Gender Differences in the Salaries of Physician Researchers
Researchers find that, all other things equal, female physicians still make approximately $12,000 per year less than their male counterparts.
Context It is unclear whether male and female physician researchers who perform similar work are currently paid equally.
Objectives To determine whether salaries differ by gender in a relatively homogeneous cohort of physician researchers and, if so, to determine if these differences are explained by differences in specialization, productivity, or other factors.
Design and Setting A US nationwide postal survey was sent in 2009-2010 to assess the salary and other characteristics of a relatively homogeneous population of physicians. From all 1853 recipients of National Institutes of Health (NIH) K08 and K23 awards in 2000-2003, we contacted the 1729 who were alive and for whom we could identify a mailing address.
Participants The survey achieved a 71% response rate. Eligibility for the present analysis was limited to the 800 physicians who continued to practice at US academic institutions and reported their current annual salary.
Main Outcome Measures A linear regression model of self-reported current annual salary was constructed considering the following characteristics: gender, age, race, marital status, parental status, additional graduate degree, academic rank, leadership position, specialty, institution type, region, institution NIH funding rank, change of institution since K award, K award type, K award funding institute, years since K award, grant funding, publications, work hours, and time spent in research.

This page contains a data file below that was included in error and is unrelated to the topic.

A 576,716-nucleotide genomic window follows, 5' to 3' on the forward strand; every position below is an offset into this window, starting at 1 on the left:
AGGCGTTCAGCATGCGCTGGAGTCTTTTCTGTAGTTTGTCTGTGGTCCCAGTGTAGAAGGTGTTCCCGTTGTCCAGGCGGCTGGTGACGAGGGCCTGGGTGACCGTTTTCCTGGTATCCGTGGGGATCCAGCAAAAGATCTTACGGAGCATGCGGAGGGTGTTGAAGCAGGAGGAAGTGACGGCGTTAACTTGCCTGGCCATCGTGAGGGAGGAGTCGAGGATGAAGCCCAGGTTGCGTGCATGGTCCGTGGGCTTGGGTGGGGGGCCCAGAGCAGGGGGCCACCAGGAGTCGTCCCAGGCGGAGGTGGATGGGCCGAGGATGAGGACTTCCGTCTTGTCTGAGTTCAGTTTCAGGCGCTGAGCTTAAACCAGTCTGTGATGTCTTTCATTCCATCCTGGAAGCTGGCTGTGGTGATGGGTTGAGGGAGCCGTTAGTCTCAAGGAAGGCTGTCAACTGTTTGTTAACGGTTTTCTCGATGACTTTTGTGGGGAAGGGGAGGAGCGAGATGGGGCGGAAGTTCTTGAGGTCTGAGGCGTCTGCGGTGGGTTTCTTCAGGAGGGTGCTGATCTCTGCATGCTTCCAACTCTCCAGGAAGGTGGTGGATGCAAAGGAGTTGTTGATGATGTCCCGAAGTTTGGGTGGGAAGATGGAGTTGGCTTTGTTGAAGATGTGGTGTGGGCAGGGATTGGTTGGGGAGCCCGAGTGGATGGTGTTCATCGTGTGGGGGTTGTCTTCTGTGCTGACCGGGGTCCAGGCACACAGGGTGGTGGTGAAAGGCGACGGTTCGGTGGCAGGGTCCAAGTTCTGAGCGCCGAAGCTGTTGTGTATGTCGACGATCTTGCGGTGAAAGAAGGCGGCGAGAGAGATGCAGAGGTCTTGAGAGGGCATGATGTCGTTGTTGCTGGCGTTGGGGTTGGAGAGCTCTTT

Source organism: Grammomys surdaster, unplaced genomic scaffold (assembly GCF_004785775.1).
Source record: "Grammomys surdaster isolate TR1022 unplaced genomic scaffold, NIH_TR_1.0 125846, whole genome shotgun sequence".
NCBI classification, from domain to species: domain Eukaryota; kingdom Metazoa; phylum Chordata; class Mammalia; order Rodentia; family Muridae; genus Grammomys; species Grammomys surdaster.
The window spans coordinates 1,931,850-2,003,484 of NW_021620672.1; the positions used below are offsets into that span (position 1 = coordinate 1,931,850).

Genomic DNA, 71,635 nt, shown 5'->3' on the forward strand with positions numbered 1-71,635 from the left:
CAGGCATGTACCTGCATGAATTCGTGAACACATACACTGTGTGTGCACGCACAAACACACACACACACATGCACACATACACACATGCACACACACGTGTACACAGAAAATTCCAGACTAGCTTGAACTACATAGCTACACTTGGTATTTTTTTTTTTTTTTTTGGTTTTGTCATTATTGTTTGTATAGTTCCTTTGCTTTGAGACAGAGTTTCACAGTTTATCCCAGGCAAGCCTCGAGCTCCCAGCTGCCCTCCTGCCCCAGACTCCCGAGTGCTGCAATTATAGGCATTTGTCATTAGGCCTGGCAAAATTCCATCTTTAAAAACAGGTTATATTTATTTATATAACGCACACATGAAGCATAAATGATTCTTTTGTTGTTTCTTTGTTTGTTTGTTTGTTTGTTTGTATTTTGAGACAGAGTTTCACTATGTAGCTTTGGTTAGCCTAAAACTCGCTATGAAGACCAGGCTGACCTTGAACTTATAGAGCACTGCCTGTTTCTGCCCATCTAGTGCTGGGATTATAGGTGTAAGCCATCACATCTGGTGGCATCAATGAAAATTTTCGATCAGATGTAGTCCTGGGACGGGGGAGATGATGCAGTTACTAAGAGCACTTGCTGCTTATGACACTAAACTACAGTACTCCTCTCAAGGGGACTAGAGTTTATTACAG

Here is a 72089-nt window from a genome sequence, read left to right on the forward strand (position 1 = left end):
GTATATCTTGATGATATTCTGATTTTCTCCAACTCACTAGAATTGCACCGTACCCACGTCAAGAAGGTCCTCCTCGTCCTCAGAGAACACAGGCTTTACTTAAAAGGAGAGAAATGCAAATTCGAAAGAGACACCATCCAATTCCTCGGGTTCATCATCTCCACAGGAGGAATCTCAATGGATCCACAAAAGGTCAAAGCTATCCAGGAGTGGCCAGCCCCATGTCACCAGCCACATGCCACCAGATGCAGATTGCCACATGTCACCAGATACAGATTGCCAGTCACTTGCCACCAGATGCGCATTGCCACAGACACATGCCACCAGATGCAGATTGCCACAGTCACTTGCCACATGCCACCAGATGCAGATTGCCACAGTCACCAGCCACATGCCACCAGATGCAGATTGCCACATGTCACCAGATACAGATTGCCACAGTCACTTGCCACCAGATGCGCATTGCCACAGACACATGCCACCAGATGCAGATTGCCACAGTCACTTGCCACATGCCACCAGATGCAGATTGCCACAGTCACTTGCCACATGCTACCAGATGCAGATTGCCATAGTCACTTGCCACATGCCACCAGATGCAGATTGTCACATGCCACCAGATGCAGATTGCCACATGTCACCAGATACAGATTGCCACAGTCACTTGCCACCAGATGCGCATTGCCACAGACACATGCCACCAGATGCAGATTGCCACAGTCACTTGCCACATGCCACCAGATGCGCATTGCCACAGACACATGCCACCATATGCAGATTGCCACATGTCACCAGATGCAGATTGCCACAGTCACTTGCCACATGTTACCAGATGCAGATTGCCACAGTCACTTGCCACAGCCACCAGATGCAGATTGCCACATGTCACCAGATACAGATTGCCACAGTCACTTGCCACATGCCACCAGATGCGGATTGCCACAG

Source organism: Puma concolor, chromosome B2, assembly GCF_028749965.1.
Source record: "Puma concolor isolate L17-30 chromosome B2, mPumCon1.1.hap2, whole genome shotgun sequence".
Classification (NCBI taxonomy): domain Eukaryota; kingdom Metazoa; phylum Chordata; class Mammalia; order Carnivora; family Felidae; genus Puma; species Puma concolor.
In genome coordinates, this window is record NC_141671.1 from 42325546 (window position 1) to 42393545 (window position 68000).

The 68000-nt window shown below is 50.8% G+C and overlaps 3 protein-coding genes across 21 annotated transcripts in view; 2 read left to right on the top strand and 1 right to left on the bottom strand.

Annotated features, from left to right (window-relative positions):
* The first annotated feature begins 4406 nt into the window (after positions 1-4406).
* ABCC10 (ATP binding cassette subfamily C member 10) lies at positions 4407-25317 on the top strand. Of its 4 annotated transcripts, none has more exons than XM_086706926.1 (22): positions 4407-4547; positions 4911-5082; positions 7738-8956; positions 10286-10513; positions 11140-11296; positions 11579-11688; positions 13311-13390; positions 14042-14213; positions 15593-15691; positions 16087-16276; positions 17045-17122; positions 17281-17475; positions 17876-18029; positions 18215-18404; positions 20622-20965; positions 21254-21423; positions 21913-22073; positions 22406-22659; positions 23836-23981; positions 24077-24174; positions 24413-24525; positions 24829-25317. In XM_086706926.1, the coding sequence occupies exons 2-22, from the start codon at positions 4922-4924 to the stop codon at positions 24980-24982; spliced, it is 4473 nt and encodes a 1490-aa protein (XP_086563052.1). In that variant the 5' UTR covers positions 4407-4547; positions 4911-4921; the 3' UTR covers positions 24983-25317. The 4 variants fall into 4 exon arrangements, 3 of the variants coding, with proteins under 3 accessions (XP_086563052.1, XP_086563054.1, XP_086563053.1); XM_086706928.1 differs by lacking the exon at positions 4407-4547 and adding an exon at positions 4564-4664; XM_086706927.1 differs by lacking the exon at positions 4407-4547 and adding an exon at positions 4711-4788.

Results The mean salary within our cohort was $167 669 (95% CI, $158 417-$176 922) for women and $200 433 (95% CI, $194 249-$206 617) for men. Male gender was associated with higher salary (+$13 399; P = .001) even after adjustment in the final model for specialty, academic rank, leadership positions, publications, and research time. Peters-Belson analysis (use of coefficients derived from regression model for men applied to women) indicated that the expected mean salary for women, if they retained their other measured characteristics but their gender was male, would be $12 194 higher than observed.
Conclusion Gender differences in salary exist in this select, homogeneous cohort of mid-career academic physicians, even after adjustment for differences in specialty, institutional characteristics, academic productivity, academic rank, work hours, and other factors.